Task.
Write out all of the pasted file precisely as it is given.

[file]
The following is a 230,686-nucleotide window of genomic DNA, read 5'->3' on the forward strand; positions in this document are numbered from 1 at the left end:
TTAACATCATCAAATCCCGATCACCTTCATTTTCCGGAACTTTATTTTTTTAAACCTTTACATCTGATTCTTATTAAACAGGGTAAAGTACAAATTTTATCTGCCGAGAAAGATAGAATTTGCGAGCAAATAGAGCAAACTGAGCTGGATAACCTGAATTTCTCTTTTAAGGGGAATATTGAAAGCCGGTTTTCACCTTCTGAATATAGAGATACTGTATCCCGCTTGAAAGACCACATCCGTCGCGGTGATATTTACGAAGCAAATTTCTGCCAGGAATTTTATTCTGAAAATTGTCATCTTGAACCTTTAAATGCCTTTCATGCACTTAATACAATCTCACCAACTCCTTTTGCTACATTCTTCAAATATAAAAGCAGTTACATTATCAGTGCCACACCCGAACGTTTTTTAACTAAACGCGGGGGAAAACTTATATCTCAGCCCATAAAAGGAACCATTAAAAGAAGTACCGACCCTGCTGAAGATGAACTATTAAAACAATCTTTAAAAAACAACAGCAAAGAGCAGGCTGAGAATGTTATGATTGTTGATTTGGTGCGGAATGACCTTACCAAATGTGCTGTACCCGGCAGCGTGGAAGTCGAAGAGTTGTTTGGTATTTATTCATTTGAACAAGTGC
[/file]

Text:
The following is a 230,686-nucleotide window of genomic DNA, read 5'->3' on the forward strand; positions in this document are numbered from 1 at the left end:
TTAACATCATCAAATCCCGATCACCTTCATTTTCCGGAACTTTATTTTTTTAAACCTTTACATCTGATTCTTATTAAACAGGGTAAAGTACAAATTTTATCTGCCGAGAAAGATAGAATTTGCGAGCAAATAGAGCAAACTGAGCTGGATAACCTGAATTTCTCTTTTAAGGGGAATATTGAAAGCCGGTTTTCACCTTCTGAATATAGAGATACTGTATCCCGCTTGAAAGACCACATCCGTCGCGGTGATATTTACGAAGCAAATTTCTGCCAGGAATTTTATTCTGAAAATTGTCATCTTGAACCTTTAAATGCCTTTCATGCACTTAATACAATCTCACCAACTCCTTTTGCTACATTCTTCAAATATAAAAGCAGTTACATTATCAGTGCCACACCCGAACGTTTTTTAACTAAACGCGGGGGAAAACTTATATCTCAGCCCATAAAAGGAACCATTAAAAGAAGTACCGACCCTGCTGAAGATGAACTATTAAAACAATCTTTAAAAAACAACAGCAAAGAGCAGGCTGAGAATGTTATGATTGTTGATTTGGTGCGGAATGACCTTACCAAATGTGCTGTACCCGGCAGCGTGGAAGTCGAAGAGTTGTTTGGTATTTATTCATTTGAACAAGTGC